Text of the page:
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Re: RFH: Annotating ELF binaries
- From: Carlos O'Donell <carlos at redhat dot com>
- To: Nick Clifton <nickc at redhat dot com>, "H.J. Lu" <hjl dot tools at gmail dot com>, "Kirill A. Shutemov" <kirill dot shutemov at linux dot intel dot com>
- Cc: Tristan Gingold <gingold at adacore dot com>, libc-help at sourceware dot org, Binutils <binutils at sourceware dot org>, devel at lists dot fedoraproject dot org
- Date: Mon, 16 Jan 2017 12:48:06 -0500
- Subject: Re: RFH: Annotating ELF binaries
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On 01/16/2017 09:37 AM, Nick Clifton wrote:
> Hi H.J.
>> We have 2 different proposals for program properties. Mine:
>> has a much smaller scope. New features on upcoming Intel platforms,
>> like 5-level paging, need this extension for loader decision at run-time.
>> How should we move forward with program property extensions?
> I would like to combine the two approaches. Ie use your notes for
> properties that need to be examined at run-time (specifically the
> loader, although I imagine that the application itself might be
> interested in reading its own notes). Plus use the note scheme I
> am proposing for static analysis tools.
> I am currently using a gcc plugin to generate the notes, and I think
> that this should be extendable to generate your notes as well. (Using
> a plugin is advantageous in that it is not tied to the latest gcc release.
> It can be built to run with older gcc's, and it can be updated
> independently of the gcc release cycle).
> What do you think ?
I've added 2 questions to the Toolchain/Watermark wiki but will post them
here for posterity:
(1) What happened to SHT_GNU_ATTRIBUTES and how does it relate to what
you are proposing?
(2) What is being done to ensure the attributes are space and time
efficient for dynamic link comparison in the dynamic linker?
Speed of checking 10,000 DSOs (scalability) for ABI compatibility is
going to be a very important requirement.
(a) Ian requests clear separation between language and psABI notes.
Notes are notes. The attribute system should be sufficiently flexible to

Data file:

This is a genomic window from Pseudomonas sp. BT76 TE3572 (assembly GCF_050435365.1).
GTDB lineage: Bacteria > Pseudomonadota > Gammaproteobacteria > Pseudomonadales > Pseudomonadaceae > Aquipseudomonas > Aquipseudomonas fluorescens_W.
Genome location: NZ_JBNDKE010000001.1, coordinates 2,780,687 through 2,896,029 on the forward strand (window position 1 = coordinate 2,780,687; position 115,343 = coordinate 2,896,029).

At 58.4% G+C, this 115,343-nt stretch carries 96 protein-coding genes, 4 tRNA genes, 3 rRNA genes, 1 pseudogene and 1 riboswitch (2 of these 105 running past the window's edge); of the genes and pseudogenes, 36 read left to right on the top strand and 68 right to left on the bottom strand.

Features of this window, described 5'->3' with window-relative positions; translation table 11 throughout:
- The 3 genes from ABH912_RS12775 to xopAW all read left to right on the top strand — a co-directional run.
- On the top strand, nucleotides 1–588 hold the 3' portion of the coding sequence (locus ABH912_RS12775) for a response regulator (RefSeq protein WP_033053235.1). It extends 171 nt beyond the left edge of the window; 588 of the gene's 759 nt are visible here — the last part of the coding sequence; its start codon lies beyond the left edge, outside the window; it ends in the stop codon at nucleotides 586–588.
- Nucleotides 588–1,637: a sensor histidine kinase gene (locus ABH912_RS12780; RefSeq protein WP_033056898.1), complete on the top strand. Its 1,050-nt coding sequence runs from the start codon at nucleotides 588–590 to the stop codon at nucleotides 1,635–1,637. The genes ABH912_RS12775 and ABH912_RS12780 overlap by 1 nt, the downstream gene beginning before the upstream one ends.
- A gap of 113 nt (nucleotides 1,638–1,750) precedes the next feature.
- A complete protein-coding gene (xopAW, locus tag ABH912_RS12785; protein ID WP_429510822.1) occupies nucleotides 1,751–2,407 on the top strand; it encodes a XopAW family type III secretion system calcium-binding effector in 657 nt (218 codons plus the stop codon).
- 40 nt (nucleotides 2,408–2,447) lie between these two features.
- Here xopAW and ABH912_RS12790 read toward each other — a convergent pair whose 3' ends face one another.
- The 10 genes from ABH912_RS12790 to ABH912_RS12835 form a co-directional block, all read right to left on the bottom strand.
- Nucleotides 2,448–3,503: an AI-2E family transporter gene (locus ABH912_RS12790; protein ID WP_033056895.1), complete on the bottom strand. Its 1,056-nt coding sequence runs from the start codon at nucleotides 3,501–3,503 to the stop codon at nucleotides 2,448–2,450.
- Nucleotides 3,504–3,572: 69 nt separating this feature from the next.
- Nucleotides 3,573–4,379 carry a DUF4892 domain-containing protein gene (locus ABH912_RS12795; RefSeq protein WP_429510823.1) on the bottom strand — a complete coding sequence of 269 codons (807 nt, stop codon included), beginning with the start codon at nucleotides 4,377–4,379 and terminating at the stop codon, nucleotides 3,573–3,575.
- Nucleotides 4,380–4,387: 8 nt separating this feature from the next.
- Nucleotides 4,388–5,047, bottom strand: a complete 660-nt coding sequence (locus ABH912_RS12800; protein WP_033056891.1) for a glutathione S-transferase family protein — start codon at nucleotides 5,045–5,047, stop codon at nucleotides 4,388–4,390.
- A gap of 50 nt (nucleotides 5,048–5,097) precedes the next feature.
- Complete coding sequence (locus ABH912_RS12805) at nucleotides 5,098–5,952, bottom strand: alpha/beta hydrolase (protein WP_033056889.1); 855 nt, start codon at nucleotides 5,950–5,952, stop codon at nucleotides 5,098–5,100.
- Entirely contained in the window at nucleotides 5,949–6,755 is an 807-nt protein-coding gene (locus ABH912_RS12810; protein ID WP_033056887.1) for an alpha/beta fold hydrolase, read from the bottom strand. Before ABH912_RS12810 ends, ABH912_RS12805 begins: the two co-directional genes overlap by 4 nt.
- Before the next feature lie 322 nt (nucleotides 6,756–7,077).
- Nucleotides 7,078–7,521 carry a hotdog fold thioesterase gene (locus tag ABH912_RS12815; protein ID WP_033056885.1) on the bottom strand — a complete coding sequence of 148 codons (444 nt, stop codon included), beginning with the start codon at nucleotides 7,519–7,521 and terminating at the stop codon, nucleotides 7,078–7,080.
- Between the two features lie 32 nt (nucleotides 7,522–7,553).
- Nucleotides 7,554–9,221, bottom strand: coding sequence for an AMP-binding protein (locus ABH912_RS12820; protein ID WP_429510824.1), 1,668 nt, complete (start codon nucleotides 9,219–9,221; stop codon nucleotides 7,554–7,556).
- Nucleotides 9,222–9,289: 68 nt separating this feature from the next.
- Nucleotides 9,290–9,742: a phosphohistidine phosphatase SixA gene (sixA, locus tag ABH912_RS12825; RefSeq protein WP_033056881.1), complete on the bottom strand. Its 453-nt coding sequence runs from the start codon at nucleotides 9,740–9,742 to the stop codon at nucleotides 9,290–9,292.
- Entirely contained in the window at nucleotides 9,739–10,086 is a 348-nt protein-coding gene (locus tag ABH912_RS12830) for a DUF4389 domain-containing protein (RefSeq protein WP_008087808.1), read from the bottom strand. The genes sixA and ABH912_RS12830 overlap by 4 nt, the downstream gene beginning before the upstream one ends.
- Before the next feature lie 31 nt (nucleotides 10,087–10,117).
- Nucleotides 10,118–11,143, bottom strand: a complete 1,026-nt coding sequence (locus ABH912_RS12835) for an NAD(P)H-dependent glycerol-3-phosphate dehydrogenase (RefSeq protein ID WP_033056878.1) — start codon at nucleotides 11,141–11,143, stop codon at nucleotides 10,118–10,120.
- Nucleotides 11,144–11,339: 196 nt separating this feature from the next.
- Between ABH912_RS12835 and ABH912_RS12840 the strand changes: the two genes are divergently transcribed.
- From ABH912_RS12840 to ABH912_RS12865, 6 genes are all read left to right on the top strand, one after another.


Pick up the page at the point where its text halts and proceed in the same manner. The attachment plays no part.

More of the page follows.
handle both, and the "clear sepration" is just a documentation aspect,
and still important, but just about writing down what the notes mean in
(b) Loadable notes and space/time efficiency vs. non-loadable notes and
static analysis tools.
Run-time checking of properties is radically different from offline
checking of properties and we absolutely need two different designs to
meet these needs. However, if we could weld the two together in a compatible
way, that would be great. For example if the dynamic loader could map from
a 'run-time property' to a 'link-time property' to increase the verbosity
of the error in a failure scenario, then that might be beneficial. If we
could translate 'link-time notes' into 'a collection of run-time properties' in
a semi-automatic fashion given strict rules about the notes application,
then that would also be awesome.
(c) The case against SHT_GNU_ATTRIBUTES (Question 2).
Not used. -- Then we should just use them for x86.
IFUNC complication. -- Any new framework must be able to tolerate that
a given interface may have a "range" of ABIs it works with, and those
represent the set of ABIs it can change to. Attributes that don't allow
sets of values are going to be problematic in the face of IFUNCs.
No loadable segment. -- Correct. They were designed for link-time support only.
Most attributes don't apply to dynamic loading. -- Correct. Space inefficient.
Layout not optimal for loading. -- Correct. Time/Space inefficient.
In summary SHT_GNU_ATTRIBUTES might not work for run-time properties, but
what about link-time properties? Why not resuse this framework?